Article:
“We don’t want the operator to have to do a lot of manipulating,” Eulich says. “We’re against that.”
Inks for the system are UV curable. “We are working with one ink supplier now,” says Eulich, “but others are interested. We have quite a bit of ink development left to do. Mark Andy and Barco will probably not sell inks, but will certify them for use in the press. It is our intent to make ink the only consumable.” Eulich adds that the “number one priority is not to have to coat any materials.”
His references are to competitors. In the early days of the Indigo digital offset press, substrates required the addition of coatings so that the inks would adhere properly. Today coated stocks are readily available. Moreover, inks for the Indigo Omnius web press are available only from Indigo, and the press requires routine replacement of print blankets, which are an additional consumable.
The Chromas Argio 75 SC differs from the Mark Andy/Barco unit in that it is a single-color UV inkjet digital system. The unit prints on a web 7.5" wide, and differs from its competitor in that it can be installed on any existing flexographic press. Mark Andy plans to market its digital unit solely on its own machines.
Argio also utilizes piezo inkjet, ejecting very small drops of UV ink from 4,500 nozzles across the web at 12,000 times per second. Speed, according to the manufacturer, can reach 100 feet per minute. The resolution is 600 dpi across and in the web direction. Available colors are black, blue, green, cyan, magenta, and yellow. Colors are mixable. White is not available, because the pigment loading required is so high that the ink becomes thick and difficult to project through the jets.
Digital offset and toner
Xeikon introduced its dry toner-based digital printing machine in the mid-1990s, and Danish press manufacturer Nilpeter was quick to add the unit to its product line. The press prints at speeds up to 48 feet per minute.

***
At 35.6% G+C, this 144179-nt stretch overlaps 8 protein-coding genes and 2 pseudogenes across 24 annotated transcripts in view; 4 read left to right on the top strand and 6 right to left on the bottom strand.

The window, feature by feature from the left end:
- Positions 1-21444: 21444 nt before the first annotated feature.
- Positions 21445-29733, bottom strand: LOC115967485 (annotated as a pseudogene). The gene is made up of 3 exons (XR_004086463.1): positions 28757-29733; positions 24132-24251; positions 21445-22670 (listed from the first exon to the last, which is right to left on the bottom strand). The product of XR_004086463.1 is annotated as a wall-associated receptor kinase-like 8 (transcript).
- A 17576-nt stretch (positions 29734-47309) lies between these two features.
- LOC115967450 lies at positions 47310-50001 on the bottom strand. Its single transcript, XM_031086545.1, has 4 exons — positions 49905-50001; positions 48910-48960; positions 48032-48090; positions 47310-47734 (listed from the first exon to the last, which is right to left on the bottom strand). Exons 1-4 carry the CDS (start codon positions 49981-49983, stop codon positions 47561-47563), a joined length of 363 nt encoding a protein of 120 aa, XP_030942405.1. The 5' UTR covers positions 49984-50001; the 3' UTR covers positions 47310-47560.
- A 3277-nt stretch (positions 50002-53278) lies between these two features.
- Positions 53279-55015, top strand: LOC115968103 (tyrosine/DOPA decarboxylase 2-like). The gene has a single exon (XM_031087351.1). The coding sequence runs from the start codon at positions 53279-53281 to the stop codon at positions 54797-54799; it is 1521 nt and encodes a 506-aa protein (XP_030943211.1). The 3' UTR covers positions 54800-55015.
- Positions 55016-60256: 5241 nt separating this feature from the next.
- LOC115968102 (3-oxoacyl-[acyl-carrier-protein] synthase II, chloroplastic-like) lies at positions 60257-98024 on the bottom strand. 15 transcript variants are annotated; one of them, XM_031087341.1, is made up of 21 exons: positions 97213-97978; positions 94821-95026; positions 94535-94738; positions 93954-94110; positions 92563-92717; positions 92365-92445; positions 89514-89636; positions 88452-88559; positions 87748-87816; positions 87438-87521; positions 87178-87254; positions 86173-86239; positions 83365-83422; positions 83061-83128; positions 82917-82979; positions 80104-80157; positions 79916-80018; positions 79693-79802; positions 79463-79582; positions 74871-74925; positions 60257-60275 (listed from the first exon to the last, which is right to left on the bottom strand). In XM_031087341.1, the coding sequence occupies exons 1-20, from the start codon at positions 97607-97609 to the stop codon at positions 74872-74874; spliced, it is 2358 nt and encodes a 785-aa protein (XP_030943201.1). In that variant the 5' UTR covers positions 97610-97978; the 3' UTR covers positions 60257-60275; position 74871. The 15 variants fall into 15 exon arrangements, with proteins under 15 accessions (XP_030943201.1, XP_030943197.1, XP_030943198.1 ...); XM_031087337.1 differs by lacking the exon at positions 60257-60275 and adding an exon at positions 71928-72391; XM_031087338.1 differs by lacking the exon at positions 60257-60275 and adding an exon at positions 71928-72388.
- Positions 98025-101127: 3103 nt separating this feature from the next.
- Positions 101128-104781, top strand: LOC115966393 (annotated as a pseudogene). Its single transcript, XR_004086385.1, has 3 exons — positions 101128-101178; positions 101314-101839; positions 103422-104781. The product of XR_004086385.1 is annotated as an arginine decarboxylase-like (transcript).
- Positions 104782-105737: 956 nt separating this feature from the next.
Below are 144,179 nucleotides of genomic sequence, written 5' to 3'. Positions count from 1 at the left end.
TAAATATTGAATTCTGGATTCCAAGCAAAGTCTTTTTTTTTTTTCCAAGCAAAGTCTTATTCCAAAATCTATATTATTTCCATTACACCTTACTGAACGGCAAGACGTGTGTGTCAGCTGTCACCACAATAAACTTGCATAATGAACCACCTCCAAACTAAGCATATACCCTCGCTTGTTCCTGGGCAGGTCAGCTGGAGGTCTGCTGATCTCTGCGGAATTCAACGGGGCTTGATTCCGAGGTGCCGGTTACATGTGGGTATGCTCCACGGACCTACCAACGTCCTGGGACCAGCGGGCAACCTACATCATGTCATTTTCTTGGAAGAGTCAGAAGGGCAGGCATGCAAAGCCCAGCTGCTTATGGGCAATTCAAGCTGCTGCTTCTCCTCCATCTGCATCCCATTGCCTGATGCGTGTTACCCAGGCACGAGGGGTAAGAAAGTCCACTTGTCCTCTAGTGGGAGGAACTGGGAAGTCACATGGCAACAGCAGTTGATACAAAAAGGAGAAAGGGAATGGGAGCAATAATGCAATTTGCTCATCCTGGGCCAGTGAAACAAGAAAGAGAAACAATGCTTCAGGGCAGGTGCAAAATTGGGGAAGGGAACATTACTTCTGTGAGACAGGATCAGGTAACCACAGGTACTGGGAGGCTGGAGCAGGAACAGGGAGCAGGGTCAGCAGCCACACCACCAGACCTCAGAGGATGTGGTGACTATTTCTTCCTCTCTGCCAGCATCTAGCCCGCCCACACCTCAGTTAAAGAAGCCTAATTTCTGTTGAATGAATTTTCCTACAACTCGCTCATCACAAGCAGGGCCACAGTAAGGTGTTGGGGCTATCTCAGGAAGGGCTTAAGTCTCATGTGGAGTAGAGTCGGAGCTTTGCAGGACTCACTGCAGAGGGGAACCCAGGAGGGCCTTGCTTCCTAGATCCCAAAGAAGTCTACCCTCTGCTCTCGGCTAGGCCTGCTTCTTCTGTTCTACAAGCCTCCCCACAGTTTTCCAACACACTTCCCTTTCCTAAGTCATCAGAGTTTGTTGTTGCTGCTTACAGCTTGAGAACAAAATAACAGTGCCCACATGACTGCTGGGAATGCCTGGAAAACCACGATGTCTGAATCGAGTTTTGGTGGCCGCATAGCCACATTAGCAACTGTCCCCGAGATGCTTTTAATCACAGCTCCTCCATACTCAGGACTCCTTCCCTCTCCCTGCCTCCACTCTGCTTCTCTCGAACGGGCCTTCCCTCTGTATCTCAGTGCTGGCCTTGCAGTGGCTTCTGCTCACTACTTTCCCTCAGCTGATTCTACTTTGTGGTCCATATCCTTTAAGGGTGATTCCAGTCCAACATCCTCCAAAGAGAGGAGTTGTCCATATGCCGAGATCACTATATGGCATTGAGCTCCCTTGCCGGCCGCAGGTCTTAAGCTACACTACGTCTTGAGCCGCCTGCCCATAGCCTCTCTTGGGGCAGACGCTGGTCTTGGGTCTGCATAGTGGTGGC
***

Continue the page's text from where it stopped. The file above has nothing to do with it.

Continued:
Indigo made a splash in 1995 with the introduction of its Omnius web-fed digital offset printing machine, which utilizes electrically charged inks in an offset style. Since then the product has undergone several modifications, and at Labelexpo in Brussels Indigo introduced its Omnius WebStream 100 press, which prints up to 16 meters (about 53 feet) per minute in four colors. Indigo offers a Model 200 (two engines) and a Model 400 (four engines), which can double and quadruple output, respectively.
|The Nilpeter finishing unit designed for the Indigo Omnius
digital press, on display at Labelexpo Europe.
The WebStream 100 is capable of seven-color printing, using the proprietary IndiChrome OnPress and OffPress special colors. Indigo also produces the WebStream 50, a six-color press which it markets for short run label production.
Prestige Label, of Burgaw, NC, recently acquired an Omnius press to handle its short run work. “We were finding short run work that caused us to curse every time we put it on a flexo press,” says President Elisha Tropper. This is really short run work, like 1000 labels from mom-and-pop companies. We found ourselves providing really short runs for customers and losing money, but doing it to keep the rest of the business.”
Prestige bought the digital press with “a customer base ready to cover it, not fully but to get us a lot of the way there. That made the transition smoother,” says Tropper. “We can look into new markets more easily now. We’re not looking for runs of 100,000 to five million labels, but rather for runs up to 5,000 labels.”
The basic print engines do not come with post-press finishing equipment. Converters who acquire Indigo and Xeikon/Nilpeter presses have had to make use of offline equipment. Recently, companies such as Omega Converting Systems and Rotoflex have designed post-press units for digital presses that can be installed inline.
Now, Indigo has announced an OEM agreement with Nilpeter for production of a finishing line. It includes an interface unit with web tension and web guidance controls, digitally or conventionally controlled diecutting and waste rewind, a laminating unit for cold and UV lamination and super varnishing, and a UV flexo varnishing unit with cold UV curing.
Xeikon has introduced LabelSprint, a compact finishing unit based on the Xeikon UCOAT system. It operates in-line at full press speeds, offering roll-to-roll finished output, or it can be used for near-line finishing. It has a modular design that can be configured for various options including UV coating, rotary die cutting, slitting and stripping.